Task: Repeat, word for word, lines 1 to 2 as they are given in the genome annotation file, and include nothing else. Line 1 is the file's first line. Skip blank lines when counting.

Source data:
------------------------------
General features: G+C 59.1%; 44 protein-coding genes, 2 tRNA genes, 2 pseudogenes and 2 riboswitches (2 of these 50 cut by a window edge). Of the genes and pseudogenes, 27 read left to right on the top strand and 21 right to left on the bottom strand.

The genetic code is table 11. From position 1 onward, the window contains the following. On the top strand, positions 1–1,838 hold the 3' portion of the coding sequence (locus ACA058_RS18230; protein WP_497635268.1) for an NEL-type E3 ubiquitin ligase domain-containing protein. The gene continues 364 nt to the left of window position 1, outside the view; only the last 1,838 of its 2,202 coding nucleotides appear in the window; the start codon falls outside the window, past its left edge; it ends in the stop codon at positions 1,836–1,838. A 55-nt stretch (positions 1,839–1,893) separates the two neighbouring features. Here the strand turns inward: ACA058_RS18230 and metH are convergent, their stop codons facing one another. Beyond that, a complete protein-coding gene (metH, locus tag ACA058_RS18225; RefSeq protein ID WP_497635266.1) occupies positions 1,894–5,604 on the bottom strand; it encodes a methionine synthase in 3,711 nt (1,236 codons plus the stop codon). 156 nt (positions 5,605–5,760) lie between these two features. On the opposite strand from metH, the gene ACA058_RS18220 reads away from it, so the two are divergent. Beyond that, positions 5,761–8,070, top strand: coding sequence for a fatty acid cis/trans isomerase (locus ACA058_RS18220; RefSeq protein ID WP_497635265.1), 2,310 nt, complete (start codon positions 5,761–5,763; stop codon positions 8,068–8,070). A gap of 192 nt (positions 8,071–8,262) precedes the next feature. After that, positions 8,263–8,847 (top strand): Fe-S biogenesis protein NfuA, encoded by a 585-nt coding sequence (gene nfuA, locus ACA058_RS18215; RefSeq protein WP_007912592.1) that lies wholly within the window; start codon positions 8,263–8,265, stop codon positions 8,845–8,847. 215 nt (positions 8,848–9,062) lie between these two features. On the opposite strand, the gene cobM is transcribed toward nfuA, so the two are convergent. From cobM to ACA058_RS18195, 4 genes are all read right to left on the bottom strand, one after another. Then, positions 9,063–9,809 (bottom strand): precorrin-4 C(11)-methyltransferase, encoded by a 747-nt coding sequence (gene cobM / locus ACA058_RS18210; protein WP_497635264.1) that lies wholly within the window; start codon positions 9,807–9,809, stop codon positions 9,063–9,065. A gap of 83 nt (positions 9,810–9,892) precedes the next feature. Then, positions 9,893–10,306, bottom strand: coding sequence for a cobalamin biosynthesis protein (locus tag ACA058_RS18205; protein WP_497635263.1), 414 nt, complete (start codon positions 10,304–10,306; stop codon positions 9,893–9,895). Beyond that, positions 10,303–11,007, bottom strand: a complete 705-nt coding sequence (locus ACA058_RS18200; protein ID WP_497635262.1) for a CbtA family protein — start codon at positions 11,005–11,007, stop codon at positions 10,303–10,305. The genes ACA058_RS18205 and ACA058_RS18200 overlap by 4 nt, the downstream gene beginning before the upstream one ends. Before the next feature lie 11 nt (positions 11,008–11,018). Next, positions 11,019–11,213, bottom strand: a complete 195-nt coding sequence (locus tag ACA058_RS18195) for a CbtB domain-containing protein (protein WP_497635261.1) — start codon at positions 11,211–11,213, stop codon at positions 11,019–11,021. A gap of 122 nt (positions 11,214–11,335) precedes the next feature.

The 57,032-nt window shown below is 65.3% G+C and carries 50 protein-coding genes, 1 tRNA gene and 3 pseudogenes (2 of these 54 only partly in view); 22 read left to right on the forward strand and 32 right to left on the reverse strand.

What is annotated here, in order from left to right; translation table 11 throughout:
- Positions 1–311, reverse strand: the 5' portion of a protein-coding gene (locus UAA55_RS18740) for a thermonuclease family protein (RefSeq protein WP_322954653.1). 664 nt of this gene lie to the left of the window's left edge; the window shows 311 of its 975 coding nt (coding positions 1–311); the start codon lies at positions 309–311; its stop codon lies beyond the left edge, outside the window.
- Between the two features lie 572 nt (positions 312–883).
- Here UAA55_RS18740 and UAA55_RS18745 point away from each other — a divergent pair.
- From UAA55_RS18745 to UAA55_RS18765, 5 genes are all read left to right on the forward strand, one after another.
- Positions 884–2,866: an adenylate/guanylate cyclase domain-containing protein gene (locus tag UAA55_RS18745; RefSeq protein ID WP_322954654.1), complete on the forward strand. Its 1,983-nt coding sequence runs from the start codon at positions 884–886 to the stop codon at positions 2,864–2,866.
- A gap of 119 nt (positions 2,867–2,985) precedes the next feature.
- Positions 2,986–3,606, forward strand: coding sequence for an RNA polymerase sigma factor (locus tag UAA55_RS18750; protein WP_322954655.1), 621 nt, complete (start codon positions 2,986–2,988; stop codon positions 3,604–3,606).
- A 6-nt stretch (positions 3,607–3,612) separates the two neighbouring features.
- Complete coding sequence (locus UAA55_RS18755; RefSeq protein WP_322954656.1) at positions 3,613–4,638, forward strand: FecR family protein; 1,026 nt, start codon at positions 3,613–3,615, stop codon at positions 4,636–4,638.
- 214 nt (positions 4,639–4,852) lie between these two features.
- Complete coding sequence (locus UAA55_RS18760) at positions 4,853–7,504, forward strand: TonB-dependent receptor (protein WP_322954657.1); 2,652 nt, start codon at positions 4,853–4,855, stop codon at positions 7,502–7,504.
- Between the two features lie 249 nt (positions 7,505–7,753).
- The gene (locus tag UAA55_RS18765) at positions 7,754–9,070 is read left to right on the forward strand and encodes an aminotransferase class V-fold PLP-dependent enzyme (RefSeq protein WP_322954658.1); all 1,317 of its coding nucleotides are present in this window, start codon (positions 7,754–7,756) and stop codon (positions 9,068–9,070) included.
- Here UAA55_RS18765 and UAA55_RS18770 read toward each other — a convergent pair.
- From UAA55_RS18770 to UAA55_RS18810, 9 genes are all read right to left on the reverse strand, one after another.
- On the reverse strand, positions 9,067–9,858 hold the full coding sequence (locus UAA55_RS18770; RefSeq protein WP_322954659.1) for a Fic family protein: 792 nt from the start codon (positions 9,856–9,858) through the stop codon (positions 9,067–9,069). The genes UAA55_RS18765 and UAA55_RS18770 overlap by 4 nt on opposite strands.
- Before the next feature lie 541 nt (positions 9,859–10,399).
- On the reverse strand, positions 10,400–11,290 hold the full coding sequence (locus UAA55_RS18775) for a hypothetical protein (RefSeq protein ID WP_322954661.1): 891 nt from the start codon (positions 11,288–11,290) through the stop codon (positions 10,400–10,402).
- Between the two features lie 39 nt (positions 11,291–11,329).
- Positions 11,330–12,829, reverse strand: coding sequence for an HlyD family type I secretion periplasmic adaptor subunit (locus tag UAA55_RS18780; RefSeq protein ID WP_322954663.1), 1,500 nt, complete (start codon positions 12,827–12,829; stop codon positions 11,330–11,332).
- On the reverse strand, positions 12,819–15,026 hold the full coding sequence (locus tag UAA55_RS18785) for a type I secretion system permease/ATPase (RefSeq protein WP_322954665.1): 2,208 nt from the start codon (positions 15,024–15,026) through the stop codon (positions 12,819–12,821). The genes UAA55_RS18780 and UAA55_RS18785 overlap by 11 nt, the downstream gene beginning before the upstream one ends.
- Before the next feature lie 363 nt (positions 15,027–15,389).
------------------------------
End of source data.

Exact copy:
General features: G+C 59.1%; 44 protein-coding genes, 2 tRNA genes, 2 pseudogenes and 2 riboswitches (2 of these 50 cut by a window edge). Of the genes and pseudogenes, 27 read left to right on the top strand and 21 right to left on the bottom strand.

The genetic code is table 11. From position 1 onward, the window contains the following. On the top strand, positions 1–1,838 hold the 3' portion of the coding sequence (locus ACA058_RS18230; protein WP_497635268.1) for an NEL-type E3 ubiquitin ligase domain-containing protein. The gene continues 364 nt to the left of window position 1, outside the view; only the last 1,838 of its 2,202 coding nucleotides appear in the window; the start codon falls outside the window, past its left edge; it ends in the stop codon at positions 1,836–1,838. A 55-nt stretch (positions 1,839–1,893) separates the two neighbouring features. Here the strand turns inward: ACA058_RS18230 and metH are convergent, their stop codons facing one another. Beyond that, a complete protein-coding gene (metH, locus tag ACA058_RS18225; RefSeq protein ID WP_497635266.1) occupies positions 1,894–5,604 on the bottom strand; it encodes a methionine synthase in 3,711 nt (1,236 codons plus the stop codon). 156 nt (positions 5,605–5,760) lie between these two features. On the opposite strand from metH, the gene ACA058_RS18220 reads away from it, so the two are divergent. Beyond that, positions 5,761–8,070, top strand: coding sequence for a fatty acid cis/trans isomerase (locus ACA058_RS18220; RefSeq protein ID WP_497635265.1), 2,310 nt, complete (start codon positions 5,761–5,763; stop codon positions 8,068–8,070). A gap of 192 nt (positions 8,071–8,262) precedes the next feature. After that, positions 8,263–8,847 (top strand): Fe-S biogenesis protein NfuA, encoded by a 585-nt coding sequence (gene nfuA, locus ACA058_RS18215; RefSeq protein WP_007912592.1) that lies wholly within the window; start codon positions 8,263–8,265, stop codon positions 8,845–8,847. 215 nt (positions 8,848–9,062) lie between these two features. On the opposite strand, the gene cobM is transcribed toward nfuA, so the two are convergent. From cobM to ACA058_RS18195, 4 genes are all read right to left on the bottom strand, one after another. Then, positions 9,063–9,809 (bottom strand): precorrin-4 C(11)-methyltransferase, encoded by a 747-nt coding sequence (gene cobM / locus ACA058_RS18210; protein WP_497635264.1) that lies wholly within the window; start codon positions 9,807–9,809, stop codon positions 9,063–9,065. A gap of 83 nt (positions 9,810–9,892) precedes the next feature. Then, positions 9,893–10,306, bottom strand: coding sequence for a cobalamin biosynthesis protein (locus tag ACA058_RS18205; protein WP_497635263.1), 414 nt, complete (start codon positions 10,304–10,306; stop codon positions 9,893–9,895). Beyond that, positions 10,303–11,007, bottom strand: a complete 705-nt coding sequence (locus ACA058_RS18200; protein ID WP_497635262.1) for a CbtA family protein — start codon at positions 11,005–11,007, stop codon at positions 10,303–10,305. The genes ACA058_RS18205 and ACA058_RS18200 overlap by 4 nt, the downstream gene beginning before the upstream one ends. Before the next feature lie 11 nt (positions 11,008–11,018). Next, positions 11,019–11,213, bottom strand: a complete 195-nt coding sequence (locus tag ACA058_RS18195) for a CbtB domain-containing protein (protein WP_497635261.1) — start codon at positions 11,211–11,213, stop codon at positions 11,019–11,021. A gap of 122 nt (positions 11,214–11,335) precedes the next feature.